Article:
By Michael Shari By all accounts, Malaysian Prime Minister Mahathir Mohamad has had a symbiotic relationship with Daim Zainuddin since the late 1980s. It was Daim who held together the business empire of Mahathir's ruling political party, United Malays National Organization (UMNO), commonly known as Malaysia Inc. Daim installed his personal proteges as CEOs of corporations that raised money for the party. And it was Mahathir who held UMNO itself together, saving it from breakup in 1988, jailing dissidents under the draconian Internal Security Act, and ensuring election victories with loyal employees every five years.
To hear diplomats and UMNO insiders tell it, Mahathir could not have done it without Daim, and Daim could not have done it without Mahathir. "Daim is Mahathir's alter ego," says an economist in Kuala Lumpur.
But now that Daim has resigned from the government and all but turned in his party-membership card -- relinquishing a string of powerful posts from Finance Minister to UMNO treasurer to UMNO Supreme Council member -- he retains absolutely no official power. So far, Mahathir hasn't replaced Daim. Indeed, he kept Daim's resignation a secret for six weeks until early June, when Mahathir announced that he was taking the reins of economic policy in his own hands (see BW Online, 6/5/01, "Malaysia's Ministerless Finance Ministry").
As a result, Mahathir faces the Herculean task of single-handedly holding together the entire structure that enjoins UMNO and Malaysia Inc. Meanwhile, the party is under siege -- both from the opposition Islamic Party of Malaysia and internal strife within UMNO -- and the economy is showing signs of a sharp downturn. The question is, can Mahathir pull it off?
BAILOUTS. If Mahathir does succeed in keeping the entire structure intact, he'll have to address an increasingly widespread belief that the Malaysian economy can no longer support it. UMNO cadres returning from party meetings in the countryside tell diplomats that they're overwhelmed with vehement complaints about several recent bailouts of UMNO-linked companies, from the national airline to an Internet service provider. Bank Negara Malaysia lost nearly $3 billion in foreign reserves during the first quarter of the year, and after two weeks of playing catch-up, reserves continued to drop in the second half of April, reviving months-old rumors of a possible devaluation.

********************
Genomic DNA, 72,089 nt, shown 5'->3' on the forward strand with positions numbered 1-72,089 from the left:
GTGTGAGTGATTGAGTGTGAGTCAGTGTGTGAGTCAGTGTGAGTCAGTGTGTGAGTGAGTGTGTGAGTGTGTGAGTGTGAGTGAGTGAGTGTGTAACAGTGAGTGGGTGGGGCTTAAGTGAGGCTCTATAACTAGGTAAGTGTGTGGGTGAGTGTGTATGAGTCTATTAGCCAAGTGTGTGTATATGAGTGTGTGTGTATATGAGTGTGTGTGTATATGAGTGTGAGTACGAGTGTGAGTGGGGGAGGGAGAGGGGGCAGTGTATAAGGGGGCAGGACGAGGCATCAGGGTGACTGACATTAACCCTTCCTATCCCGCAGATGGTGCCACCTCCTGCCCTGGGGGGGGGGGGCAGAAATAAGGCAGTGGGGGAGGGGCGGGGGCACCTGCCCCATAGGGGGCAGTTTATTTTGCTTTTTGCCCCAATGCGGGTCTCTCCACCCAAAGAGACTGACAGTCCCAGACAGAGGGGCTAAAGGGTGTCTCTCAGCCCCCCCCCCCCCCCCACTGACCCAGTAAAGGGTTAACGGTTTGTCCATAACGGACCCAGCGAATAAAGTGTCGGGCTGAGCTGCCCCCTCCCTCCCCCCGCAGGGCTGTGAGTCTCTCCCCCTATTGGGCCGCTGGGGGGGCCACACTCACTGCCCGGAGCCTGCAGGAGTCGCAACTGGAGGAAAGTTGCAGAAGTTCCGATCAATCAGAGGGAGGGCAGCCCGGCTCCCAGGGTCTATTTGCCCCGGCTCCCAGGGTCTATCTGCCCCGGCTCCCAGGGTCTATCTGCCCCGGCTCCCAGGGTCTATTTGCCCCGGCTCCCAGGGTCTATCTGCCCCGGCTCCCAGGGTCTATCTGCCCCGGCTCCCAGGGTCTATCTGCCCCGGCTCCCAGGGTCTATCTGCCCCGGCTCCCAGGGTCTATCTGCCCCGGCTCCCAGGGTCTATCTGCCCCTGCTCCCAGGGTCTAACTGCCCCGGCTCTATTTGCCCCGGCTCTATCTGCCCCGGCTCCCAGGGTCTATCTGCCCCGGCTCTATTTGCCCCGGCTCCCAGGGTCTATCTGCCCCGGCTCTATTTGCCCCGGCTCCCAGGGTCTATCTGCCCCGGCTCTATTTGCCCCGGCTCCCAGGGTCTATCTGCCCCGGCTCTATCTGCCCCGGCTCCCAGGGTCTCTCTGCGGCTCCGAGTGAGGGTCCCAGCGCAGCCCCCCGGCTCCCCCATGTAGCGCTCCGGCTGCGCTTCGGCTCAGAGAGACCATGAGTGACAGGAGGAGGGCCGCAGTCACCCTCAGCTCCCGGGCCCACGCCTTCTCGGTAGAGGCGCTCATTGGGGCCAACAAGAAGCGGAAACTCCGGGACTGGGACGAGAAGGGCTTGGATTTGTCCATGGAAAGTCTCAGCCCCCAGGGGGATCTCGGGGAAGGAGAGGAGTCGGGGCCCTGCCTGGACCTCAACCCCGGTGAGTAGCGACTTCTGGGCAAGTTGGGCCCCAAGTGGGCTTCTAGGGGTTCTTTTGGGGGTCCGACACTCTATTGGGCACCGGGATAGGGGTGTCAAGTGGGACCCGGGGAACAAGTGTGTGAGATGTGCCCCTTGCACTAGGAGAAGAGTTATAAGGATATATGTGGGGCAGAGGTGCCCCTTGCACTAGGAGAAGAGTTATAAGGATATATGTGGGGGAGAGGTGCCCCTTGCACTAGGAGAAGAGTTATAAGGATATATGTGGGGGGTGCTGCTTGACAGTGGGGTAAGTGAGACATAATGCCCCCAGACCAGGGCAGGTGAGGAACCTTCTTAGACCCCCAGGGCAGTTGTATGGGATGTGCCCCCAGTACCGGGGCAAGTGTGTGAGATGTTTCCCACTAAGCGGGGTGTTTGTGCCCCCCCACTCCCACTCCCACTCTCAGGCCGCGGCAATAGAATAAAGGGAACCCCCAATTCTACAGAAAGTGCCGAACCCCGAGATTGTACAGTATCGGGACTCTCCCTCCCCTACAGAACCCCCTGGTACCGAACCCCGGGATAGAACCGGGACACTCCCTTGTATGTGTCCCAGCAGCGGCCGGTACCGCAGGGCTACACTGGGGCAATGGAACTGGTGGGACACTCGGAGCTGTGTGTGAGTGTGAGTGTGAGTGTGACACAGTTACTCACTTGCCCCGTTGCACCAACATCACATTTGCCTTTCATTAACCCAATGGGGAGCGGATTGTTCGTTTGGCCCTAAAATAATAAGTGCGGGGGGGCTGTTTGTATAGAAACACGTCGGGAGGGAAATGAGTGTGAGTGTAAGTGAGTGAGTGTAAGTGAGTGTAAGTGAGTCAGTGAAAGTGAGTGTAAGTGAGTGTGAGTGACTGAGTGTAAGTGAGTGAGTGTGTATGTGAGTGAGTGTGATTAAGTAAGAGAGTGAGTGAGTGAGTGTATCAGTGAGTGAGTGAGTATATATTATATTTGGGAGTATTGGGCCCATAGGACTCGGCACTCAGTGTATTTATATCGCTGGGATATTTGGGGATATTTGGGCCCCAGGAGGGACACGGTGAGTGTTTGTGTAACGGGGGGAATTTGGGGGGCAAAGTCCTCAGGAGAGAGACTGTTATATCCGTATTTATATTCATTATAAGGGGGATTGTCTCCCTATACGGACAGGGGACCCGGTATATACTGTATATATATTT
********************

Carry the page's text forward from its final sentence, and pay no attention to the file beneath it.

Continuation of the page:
In April, manufacturing sales -- a key driver of Malaysia's economy -- dropped 6% from March, and employment in the manufacturing sector dropped 1% during the same period. In mid-June, the Malaysian State of Johor defaulted on $15 million in debt to the national government, and economists fear other Malaysian states could follow. "Signs of a downturn are everywhere," says one of the economists in Kuala Lumpur. As a result, analysts have lowered their annual economic growth predictions from 5% to 4% or less this year.
Much depends on how Mahathir plays his cards at the elite levels of the ruling party in the next few weeks. He is expected to take his time filling the various posts that Daim left empty, which is expected to generate a feverish round of horse-trading at the annual UMNO General Assembly in late June. Signs are that the outcome may have been largely preordained. "Daim spent the last two months cleaning out his files," says another economist in Kuala Lumpur. "That suggests that some sort of planned succession may already be in place."
Next, Mahathir is expected to turn to the dozens of politically connected corporations that Daim has protected since he became Finance Minister in late 1998. Since then, they have been shielded from regional currency volatility by capital controls and a government-backed debt-restructuring program that has simply housed their debt. That was supposed to be supported by a now-defunct national plan sponsored by Daim to merge all 58 Malaysian financial institutions into several banks that would come under the control of Daim proteges.
Diplomats say Mahathir may simply wait for the CEOs of more than a dozen UMNO-linked corporations, such as CEO Halim Saad of construction-and-telecoms conglomerate Renong, to wear out their welcome before replacing them. "He'll let them twist and turn in the breeze," says a diplomat in Kuala Lumpur.
SETTING AN EXAMPLE. Mahathir may want Malaysia Inc. to at least appear to be reforming, and he's attempting to set an example for Daim's proteges. In April, Mahathir's son Mokhzani sold stakes in two companies after an abortive restructuring exercise and told the local press that he was getting out of business. In late May, Mahathir overturned a government plan to issue $1.6 billion in bonds to bail out a light-rail operator run by Renong. As if to drive the point home, Mokhzani resigned as treasurer of UMNO Youth, the party's youth wing, a week later.
It also looks as if the government isn't going out of its way to give Daim a graceful exit. On June 15, rumors swept Kuala Lumpur that he had been arrested, and his former colleages in the Cabinet and the party leadership didn't rush to deny them.
"What Daim does in the future, I don't know," Deputy Prime Minister Abdullah Badawi, who is now widely viewed as the second most powerful man in Malaysia after Daim's resignation, told reporters. "But for the time being, Daim is not a subject of police investigation." That message could hardly have been comforting to those who fear for the future in Daim's absence. Shari is BusinessWeek's Singapore bureau manager